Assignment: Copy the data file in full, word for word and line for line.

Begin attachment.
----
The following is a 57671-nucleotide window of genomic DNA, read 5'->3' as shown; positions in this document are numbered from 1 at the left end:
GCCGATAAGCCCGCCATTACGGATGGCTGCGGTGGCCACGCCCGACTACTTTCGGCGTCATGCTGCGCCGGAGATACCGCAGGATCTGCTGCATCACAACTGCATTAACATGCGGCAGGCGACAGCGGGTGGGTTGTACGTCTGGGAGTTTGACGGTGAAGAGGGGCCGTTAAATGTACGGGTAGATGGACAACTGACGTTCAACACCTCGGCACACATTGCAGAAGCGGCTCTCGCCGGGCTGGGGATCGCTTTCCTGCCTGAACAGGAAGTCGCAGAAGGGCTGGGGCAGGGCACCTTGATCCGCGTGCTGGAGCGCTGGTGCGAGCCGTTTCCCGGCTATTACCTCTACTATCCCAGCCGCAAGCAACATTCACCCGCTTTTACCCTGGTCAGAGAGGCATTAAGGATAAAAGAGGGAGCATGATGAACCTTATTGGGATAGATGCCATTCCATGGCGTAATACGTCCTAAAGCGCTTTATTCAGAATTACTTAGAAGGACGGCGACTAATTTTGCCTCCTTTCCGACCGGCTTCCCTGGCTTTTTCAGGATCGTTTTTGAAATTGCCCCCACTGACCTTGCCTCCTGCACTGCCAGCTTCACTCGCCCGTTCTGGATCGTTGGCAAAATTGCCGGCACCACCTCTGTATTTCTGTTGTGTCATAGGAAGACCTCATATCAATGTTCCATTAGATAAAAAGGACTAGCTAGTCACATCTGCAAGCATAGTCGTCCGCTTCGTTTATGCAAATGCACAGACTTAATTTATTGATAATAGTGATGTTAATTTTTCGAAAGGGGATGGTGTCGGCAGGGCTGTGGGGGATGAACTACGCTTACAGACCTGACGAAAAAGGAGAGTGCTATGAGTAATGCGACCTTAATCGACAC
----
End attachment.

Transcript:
The following is a 57671-nucleotide window of genomic DNA, read 5'->3' as shown; positions in this document are numbered from 1 at the left end:
GCCGATAAGCCCGCCATTACGGATGGCTGCGGTGGCCACGCCCGACTACTTTCGGCGTCATGCTGCGCCGGAGATACCGCAGGATCTGCTGCATCACAACTGCATTAACATGCGGCAGGCGACAGCGGGTGGGTTGTACGTCTGGGAGTTTGACGGTGAAGAGGGGCCGTTAAATGTACGGGTAGATGGACAACTGACGTTCAACACCTCGGCACACATTGCAGAAGCGGCTCTCGCCGGGCTGGGGATCGCTTTCCTGCCTGAACAGGAAGTCGCAGAAGGGCTGGGGCAGGGCACCTTGATCCGCGTGCTGGAGCGCTGGTGCGAGCCGTTTCCCGGCTATTACCTCTACTATCCCAGCCGCAAGCAACATTCACCCGCTTTTACCCTGGTCAGAGAGGCATTAAGGATAAAAGAGGGAGCATGATGAACCTTATTGGGATAGATGCCATTCCATGGCGTAATACGTCCTAAAGCGCTTTATTCAGAATTACTTAGAAGGACGGCGACTAATTTTGCCTCCTTTCCGACCGGCTTCCCTGGCTTTTTCAGGATCGTTTTTGAAATTGCCCCCACTGACCTTGCCTCCTGCACTGCCAGCTTCACTCGCCCGTTCTGGATCGTTGGCAAAATTGCCGGCACCACCTCTGTATTTCTGTTGTGTCATAGGAAGACCTCATATCAATGTTCCATTAGATAAAAAGGACTAGCTAGTCACATCTGCAAGCATAGTCGTCCGCTTCGTTTATGCAAATGCACAGACTTAATTTATTGATAATAGTGATGTTAATTTTTCGAAAGGGGATGGTGTCGGCAGGGCTGTGGGGGATGAACTACGCTTACAGACCTGACGAAAAAGGAGAGTGCTATGAGTAATGCGACCTTAATCGACAC